What’s Left After the Fire?

My grandparent’s house burnt when I was in fifth grade.  It was a total loss. It literally burnt to the ground.  They lived out in the country before the rural fire district covered their area.  No fire trucks came.  They stood out in the ice-cold December weather watching all they had worked for go up in flames. There was no home insurance on the property so they literally had to start from scratch and rebuild their lives. The generosity of neighbors and friends helped them to start the process, and within a few years they had regained much of what they lost.  

I can remember, as a kid being amazed at how everything was gone.  Grandpa and Grandma did manage to escape their house with a few belongings: a tv, a few of my Grandma’s paintings she had made, and a sewing machine. But all the things that made their house, their house was only ashes.  I would walk around, dig in the ashes, and think that maybe I would find something of significance in the rubble, but I only found melted metal and glass.  It impacted me deeply to think about how quickly ever thing can be gone. Every thing with the exception of a stone wall that was part of the front of the house. It stood.

That old farm house had wiring issues that started the blaze in the attic.  It’s really no surprise that it smoldered and then burnt so quickly.  When it was built no fire-retardant materials were a consideration.  Sprinkler systems weren’t even an option.  In fact, the stories I recall of my grandparents standing outside the house thinking of their brand-new smoke detector (the first they had ever owned) still in the box, and how they made it out alive by “chance” that Grandpa happened to look up in a certain area of the house and see flames leaping, was kind of amazing in my child like mind.  After all, it was the early 80’s technology, as we know it, was just in it’s beginning stages and home fire protection was a new thing so smoke detectors weren’t as common. 

This morning I have been reflecting on 1 Corinthians 3:11-15. TPT and how it applies to my life.  “For no one is empowered to lay an alternative foundation other than the good foundation that exists, which is Jesus Christ! The quality of materials used by anyone building on this foundation will soon be made apparent, whether it has been built with gold, silver, and costly stones, or wood, hay, and straw. Their work will soon become evident, for the Day will make it clear, because it will be revealed by blazing fire! And the fire will test and prove the workmanship of each builder. If his work stands the test of fire, he will be rewarded.  If his work is consumed by the fire, he will suffer great loss. Yet he himself will barely escape destruction, like one being rescued out of a burning house.” My grandparents made it out, but had they not seen the coming danger that night as they went to bed, they very easily could have not. So many of us live our lives this way.  We carelessly allow the things that are not profitable to build our lives. Things that won’t stand the test of the fire of time.  We go along with our warning signals to impending danger, disconnected and laying away in a box.  We are content with the possibility of “barely escaping destruction” because we would rather build our houses our way than to spend our time consulting “The Master Builder” and asking Him for the eternal material to build our lives with.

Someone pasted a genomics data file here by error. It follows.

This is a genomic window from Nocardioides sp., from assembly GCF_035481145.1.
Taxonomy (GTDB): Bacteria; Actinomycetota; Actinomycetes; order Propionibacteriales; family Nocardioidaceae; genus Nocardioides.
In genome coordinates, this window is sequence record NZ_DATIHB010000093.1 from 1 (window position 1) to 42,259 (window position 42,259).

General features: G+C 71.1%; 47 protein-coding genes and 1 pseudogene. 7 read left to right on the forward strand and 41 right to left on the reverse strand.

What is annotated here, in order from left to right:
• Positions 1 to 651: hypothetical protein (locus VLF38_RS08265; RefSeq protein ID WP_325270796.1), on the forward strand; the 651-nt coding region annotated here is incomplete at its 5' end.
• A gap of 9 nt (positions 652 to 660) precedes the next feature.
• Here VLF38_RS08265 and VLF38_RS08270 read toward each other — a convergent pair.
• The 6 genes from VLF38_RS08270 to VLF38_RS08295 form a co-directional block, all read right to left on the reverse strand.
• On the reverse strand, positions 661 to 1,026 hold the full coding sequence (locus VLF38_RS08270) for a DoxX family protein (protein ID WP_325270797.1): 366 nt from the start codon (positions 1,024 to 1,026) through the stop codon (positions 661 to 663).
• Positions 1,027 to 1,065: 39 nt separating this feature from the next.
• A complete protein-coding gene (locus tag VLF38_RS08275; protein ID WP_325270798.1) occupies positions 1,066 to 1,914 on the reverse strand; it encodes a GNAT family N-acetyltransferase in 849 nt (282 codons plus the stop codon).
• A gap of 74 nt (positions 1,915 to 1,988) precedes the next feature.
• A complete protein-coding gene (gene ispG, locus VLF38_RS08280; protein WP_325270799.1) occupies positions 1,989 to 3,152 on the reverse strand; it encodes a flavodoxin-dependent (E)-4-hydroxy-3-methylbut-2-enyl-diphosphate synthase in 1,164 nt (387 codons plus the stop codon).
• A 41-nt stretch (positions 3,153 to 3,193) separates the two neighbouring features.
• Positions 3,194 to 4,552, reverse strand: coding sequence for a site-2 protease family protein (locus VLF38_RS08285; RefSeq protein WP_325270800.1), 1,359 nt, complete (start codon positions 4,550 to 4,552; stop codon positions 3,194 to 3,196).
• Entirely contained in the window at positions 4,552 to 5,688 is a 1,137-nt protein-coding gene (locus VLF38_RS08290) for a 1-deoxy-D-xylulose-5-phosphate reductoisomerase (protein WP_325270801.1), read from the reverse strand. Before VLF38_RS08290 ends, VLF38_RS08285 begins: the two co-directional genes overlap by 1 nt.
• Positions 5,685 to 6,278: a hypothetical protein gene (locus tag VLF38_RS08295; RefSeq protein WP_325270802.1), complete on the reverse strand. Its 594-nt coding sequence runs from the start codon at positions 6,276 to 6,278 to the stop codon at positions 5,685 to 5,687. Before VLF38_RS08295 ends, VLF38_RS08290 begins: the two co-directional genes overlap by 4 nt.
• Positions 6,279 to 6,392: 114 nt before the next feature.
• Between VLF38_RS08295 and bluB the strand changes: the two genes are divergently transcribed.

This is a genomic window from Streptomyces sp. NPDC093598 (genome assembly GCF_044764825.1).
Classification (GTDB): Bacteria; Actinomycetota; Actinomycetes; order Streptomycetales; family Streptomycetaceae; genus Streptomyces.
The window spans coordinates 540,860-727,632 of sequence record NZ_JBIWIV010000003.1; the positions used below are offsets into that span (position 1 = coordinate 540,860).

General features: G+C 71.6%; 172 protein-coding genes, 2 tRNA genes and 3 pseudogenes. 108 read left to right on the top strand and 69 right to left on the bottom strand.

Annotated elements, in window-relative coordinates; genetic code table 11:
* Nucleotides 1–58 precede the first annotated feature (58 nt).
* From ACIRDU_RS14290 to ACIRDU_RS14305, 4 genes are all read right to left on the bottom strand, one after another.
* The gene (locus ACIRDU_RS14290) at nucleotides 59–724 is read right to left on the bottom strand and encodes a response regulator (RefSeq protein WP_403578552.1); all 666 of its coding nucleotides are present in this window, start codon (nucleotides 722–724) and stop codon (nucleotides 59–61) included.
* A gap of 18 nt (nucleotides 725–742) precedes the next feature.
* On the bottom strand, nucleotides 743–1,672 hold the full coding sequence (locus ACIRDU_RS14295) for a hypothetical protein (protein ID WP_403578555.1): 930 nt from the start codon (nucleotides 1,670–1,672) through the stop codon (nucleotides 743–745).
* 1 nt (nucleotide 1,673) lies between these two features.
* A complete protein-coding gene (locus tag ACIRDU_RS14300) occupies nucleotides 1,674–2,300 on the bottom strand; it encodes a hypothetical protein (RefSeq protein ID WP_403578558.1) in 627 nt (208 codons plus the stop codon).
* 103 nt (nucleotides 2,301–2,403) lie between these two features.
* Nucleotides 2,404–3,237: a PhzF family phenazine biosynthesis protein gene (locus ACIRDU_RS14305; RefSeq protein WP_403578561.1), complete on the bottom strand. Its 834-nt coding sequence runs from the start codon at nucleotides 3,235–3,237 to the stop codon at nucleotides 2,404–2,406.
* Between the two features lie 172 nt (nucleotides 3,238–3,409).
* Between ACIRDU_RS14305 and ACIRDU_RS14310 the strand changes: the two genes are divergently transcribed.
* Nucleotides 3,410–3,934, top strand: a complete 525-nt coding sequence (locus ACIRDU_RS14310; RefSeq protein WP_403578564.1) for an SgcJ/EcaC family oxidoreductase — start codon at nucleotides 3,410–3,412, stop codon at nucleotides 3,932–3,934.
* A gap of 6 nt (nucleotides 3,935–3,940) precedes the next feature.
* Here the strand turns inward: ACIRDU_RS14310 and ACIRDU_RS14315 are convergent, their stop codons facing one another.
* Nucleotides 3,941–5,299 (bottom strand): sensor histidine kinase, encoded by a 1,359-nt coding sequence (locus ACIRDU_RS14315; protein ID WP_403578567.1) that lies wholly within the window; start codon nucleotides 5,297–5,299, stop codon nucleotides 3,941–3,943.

Our Master Builder, Jesus, wants us to prosper and to be built magnificently containing all the best of His life building materials he has available to us. The materials that withstands the hurricane force winds of life that will try to reduce us to a pile of rubble, or the flame retardant strong materials that deflects the leaping flames of trials and temptations that if allowed to catch fire to anything in our lives would quickly leave us with ashes, emptiness and smoldering smoke or a life in ruin. 

The choice is ours of whom we will have as the chief contractor of our lives: Jesus, the eternal builder, or ourselves, short sighted and ill equipped. 

The reality of the situation is that we will face the fire in some fashion or form.  The question is will what I have built be able to stand? Will I, at the end of my life, be able to look upon a building of fine materials that God placed within my walls? Or will I watch the hay and stubble of carelessness go up in flames and hope to escape with my shirt on my back?  The only way to be assured of these answers is to stay close to our Master Builder and watch diligently what I allow to build my life.  Because what He gives me to build with is very good, and because of His great love, His design for my life is perfect. 

 

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